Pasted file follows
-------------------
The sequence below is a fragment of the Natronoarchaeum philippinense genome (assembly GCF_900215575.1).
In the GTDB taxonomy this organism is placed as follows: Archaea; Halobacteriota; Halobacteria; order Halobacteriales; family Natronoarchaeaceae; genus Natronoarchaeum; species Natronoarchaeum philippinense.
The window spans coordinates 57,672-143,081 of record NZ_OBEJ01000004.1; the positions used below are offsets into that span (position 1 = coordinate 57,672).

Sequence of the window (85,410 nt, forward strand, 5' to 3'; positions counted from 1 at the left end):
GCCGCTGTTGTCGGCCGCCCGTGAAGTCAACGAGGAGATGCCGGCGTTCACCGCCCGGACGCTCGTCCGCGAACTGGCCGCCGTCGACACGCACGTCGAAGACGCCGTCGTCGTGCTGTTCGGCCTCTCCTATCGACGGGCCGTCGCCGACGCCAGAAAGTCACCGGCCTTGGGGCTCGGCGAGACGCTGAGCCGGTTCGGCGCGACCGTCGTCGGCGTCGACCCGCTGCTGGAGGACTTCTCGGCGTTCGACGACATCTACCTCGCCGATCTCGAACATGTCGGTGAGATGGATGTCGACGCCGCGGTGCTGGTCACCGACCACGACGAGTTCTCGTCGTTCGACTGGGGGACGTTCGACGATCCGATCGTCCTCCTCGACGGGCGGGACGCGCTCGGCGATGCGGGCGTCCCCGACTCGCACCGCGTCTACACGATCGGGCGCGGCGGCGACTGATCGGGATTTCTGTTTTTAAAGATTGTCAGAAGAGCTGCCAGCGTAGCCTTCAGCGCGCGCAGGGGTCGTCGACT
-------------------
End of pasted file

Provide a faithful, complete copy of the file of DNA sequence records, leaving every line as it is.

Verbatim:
The sequence below is a fragment of the Natronoarchaeum philippinense genome (assembly GCF_900215575.1).
In the GTDB taxonomy this organism is placed as follows: Archaea; Halobacteriota; Halobacteria; order Halobacteriales; family Natronoarchaeaceae; genus Natronoarchaeum; species Natronoarchaeum philippinense.
The window spans coordinates 57,672-143,081 of record NZ_OBEJ01000004.1; the positions used below are offsets into that span (position 1 = coordinate 57,672).

Sequence of the window (85,410 nt, forward strand, 5' to 3'; positions counted from 1 at the left end):
GCCGCTGTTGTCGGCCGCCCGTGAAGTCAACGAGGAGATGCCGGCGTTCACCGCCCGGACGCTCGTCCGCGAACTGGCCGCCGTCGACACGCACGTCGAAGACGCCGTCGTCGTGCTGTTCGGCCTCTCCTATCGACGGGCCGTCGCCGACGCCAGAAAGTCACCGGCCTTGGGGCTCGGCGAGACGCTGAGCCGGTTCGGCGCGACCGTCGTCGGCGTCGACCCGCTGCTGGAGGACTTCTCGGCGTTCGACGACATCTACCTCGCCGATCTCGAACATGTCGGTGAGATGGATGTCGACGCCGCGGTGCTGGTCACCGACCACGACGAGTTCTCGTCGTTCGACTGGGGGACGTTCGACGATCCGATCGTCCTCCTCGACGGGCGGGACGCGCTCGGCGATGCGGGCGTCCCCGACTCGCACCGCGTCTACACGATCGGGCGCGGCGGCGACTGATCGGGATTTCTGTTTTTAAAGATTGTCAGAAGAGCTGCCAGCGTAGCCTTCAGCGCGCGCAGGGGTCGTCGACT